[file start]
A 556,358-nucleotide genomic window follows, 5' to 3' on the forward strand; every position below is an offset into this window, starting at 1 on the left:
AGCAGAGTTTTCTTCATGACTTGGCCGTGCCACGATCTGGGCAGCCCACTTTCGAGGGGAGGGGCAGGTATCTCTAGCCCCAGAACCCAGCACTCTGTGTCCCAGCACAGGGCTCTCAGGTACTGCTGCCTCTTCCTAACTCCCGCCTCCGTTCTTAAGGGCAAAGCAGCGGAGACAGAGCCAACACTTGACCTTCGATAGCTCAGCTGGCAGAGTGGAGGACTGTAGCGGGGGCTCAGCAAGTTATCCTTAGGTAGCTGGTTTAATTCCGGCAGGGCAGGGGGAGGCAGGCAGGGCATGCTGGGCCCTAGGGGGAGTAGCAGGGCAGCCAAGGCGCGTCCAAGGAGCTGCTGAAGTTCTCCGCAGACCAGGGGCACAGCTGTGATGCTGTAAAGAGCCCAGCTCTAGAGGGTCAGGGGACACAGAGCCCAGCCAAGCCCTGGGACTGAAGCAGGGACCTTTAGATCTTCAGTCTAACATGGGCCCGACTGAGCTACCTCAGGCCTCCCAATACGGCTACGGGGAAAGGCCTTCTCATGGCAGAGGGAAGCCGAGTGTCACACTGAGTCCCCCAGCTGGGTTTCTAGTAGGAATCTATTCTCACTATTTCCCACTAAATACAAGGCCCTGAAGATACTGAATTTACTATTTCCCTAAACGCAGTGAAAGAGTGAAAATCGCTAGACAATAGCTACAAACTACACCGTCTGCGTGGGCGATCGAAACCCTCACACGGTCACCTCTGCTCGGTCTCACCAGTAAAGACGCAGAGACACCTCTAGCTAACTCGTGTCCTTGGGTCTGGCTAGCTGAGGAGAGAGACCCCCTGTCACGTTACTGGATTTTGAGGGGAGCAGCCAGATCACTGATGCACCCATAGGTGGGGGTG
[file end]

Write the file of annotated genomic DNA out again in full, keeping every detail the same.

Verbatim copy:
A 556,358-nucleotide genomic window follows, 5' to 3' on the forward strand; every position below is an offset into this window, starting at 1 on the left:
AGCAGAGTTTTCTTCATGACTTGGCCGTGCCACGATCTGGGCAGCCCACTTTCGAGGGGAGGGGCAGGTATCTCTAGCCCCAGAACCCAGCACTCTGTGTCCCAGCACAGGGCTCTCAGGTACTGCTGCCTCTTCCTAACTCCCGCCTCCGTTCTTAAGGGCAAAGCAGCGGAGACAGAGCCAACACTTGACCTTCGATAGCTCAGCTGGCAGAGTGGAGGACTGTAGCGGGGGCTCAGCAAGTTATCCTTAGGTAGCTGGTTTAATTCCGGCAGGGCAGGGGGAGGCAGGCAGGGCATGCTGGGCCCTAGGGGGAGTAGCAGGGCAGCCAAGGCGCGTCCAAGGAGCTGCTGAAGTTCTCCGCAGACCAGGGGCACAGCTGTGATGCTGTAAAGAGCCCAGCTCTAGAGGGTCAGGGGACACAGAGCCCAGCCAAGCCCTGGGACTGAAGCAGGGACCTTTAGATCTTCAGTCTAACATGGGCCCGACTGAGCTACCTCAGGCCTCCCAATACGGCTACGGGGAAAGGCCTTCTCATGGCAGAGGGAAGCCGAGTGTCACACTGAGTCCCCCAGCTGGGTTTCTAGTAGGAATCTATTCTCACTATTTCCCACTAAATACAAGGCCCTGAAGATACTGAATTTACTATTTCCCTAAACGCAGTGAAAGAGTGAAAATCGCTAGACAATAGCTACAAACTACACCGTCTGCGTGGGCGATCGAAACCCTCACACGGTCACCTCTGCTCGGTCTCACCAGTAAAGACGCAGAGACACCTCTAGCTAACTCGTGTCCTTGGGTCTGGCTAGCTGAGGAGAGAGACCCCCTGTCACGTTACTGGATTTTGAGGGGAGCAGCCAGATCACTGATGCACCCATAGGTGGGGGTG